1. Hi Elaine .. I can quite understand .. having had 4.5 years of in and out of hospital and some very difficult times - mainly caused by my family and their lack of support for me - but that's another story.

    I can quite understand your frustration, horror, abject despair .. I think I was lucky early on I realised about my Mama to always be kind, though she is stroked.

    But I don't have to do the 24 hour care you do .. and that I too would have found very difficult.

    My brother got told to go away - he did (and he's her Power of Attorney) and he didn't bother to come down for her birthday the following weekend .. she asked where he was .. I was always keeping those challenges in abeyance and just being with Mum.

    It does sound as though you have some horror stories .. as I do .. our hospitals have been pretty good - but the Nursing Centre managed to employ a 'maggoty' deputy manager, who ruled the roost fro 18m and caused me innumerable problems. My uncle kept me sane - even though I was looking after him too! I exploded at him i hospital .. but he admitted months later that I'd been right and was so grateful I'd been there for him.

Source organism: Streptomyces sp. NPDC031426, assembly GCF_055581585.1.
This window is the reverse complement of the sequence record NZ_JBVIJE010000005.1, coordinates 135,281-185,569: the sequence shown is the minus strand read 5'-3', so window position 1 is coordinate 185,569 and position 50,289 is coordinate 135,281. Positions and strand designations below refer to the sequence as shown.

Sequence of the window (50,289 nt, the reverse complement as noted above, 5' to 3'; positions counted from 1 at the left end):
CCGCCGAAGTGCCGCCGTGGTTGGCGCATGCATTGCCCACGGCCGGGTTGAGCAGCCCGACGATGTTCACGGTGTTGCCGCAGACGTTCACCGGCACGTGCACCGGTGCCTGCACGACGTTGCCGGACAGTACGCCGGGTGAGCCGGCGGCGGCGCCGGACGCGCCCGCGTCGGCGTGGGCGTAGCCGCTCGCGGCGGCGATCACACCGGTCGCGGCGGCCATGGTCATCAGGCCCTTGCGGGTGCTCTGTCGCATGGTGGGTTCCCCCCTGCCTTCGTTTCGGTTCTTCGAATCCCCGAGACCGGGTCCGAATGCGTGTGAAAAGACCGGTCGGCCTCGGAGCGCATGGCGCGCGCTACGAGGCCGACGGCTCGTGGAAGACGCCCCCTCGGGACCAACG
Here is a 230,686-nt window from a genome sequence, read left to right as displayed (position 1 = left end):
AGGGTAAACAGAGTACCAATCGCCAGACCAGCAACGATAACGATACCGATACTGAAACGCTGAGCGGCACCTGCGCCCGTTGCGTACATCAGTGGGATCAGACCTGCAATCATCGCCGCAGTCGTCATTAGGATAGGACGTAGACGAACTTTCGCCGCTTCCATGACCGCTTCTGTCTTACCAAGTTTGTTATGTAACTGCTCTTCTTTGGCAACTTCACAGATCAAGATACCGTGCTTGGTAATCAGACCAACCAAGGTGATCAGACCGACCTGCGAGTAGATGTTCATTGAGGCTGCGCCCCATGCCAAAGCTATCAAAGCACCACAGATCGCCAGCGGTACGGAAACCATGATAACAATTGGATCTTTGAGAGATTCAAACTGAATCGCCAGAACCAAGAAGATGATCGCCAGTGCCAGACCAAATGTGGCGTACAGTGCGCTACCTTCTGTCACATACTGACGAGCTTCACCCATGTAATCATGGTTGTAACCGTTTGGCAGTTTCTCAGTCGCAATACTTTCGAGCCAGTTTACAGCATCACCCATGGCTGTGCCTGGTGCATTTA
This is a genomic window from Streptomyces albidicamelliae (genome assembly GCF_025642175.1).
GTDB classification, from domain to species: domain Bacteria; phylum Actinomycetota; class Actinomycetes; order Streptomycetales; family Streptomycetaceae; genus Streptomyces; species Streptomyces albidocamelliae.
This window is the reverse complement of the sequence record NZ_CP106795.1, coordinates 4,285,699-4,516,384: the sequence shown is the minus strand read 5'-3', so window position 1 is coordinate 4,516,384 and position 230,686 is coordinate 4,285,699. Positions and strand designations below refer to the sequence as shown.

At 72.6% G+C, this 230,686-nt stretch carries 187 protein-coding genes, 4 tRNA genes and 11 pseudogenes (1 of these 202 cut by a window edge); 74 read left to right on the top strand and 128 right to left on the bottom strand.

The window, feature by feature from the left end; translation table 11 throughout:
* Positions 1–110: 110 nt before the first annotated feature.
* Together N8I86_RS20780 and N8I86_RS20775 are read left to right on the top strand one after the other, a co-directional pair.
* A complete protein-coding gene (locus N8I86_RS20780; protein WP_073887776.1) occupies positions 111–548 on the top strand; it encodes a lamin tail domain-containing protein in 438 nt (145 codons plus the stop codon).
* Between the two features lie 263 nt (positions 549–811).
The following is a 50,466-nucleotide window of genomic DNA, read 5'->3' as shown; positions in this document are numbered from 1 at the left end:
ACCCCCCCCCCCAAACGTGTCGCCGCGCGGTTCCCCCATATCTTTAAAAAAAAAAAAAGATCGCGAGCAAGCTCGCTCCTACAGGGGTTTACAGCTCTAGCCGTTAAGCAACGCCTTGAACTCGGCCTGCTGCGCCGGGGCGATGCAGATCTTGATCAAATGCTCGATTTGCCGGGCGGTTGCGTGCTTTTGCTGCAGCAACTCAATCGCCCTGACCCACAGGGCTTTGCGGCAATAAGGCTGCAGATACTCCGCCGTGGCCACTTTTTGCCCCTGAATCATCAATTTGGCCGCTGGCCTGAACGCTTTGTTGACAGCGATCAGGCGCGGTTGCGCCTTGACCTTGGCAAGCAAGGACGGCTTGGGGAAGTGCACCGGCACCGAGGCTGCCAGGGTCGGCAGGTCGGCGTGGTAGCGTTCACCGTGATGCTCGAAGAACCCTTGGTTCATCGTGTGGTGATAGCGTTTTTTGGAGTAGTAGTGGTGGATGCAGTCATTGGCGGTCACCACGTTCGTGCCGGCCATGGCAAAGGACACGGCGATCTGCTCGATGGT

These times are truly awful and we're only trying to do the best for our mothers, fathers etc .. and why on earth we're not supported - I fail to understand.

    Thinking of you .. Hilary

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  2. Oh my dear....great patience and great love and caring come from a very strong emotional place. That place holds other strong emotions as well. They come out in times of stress. They just do. We've all said things when pushed to the limit. We say things we really feel and really mean but would never say in a calmer state. Sometimes people need to hear them because it reminds them that we are only human too.

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  3. you know, that doctor needed to hear all of that. sure you felt a bit embarrassed but doctors don't seem to realize that us non-doctors aren't used to seeing a lot of the stuff they see. so he needed that jolt of humanity.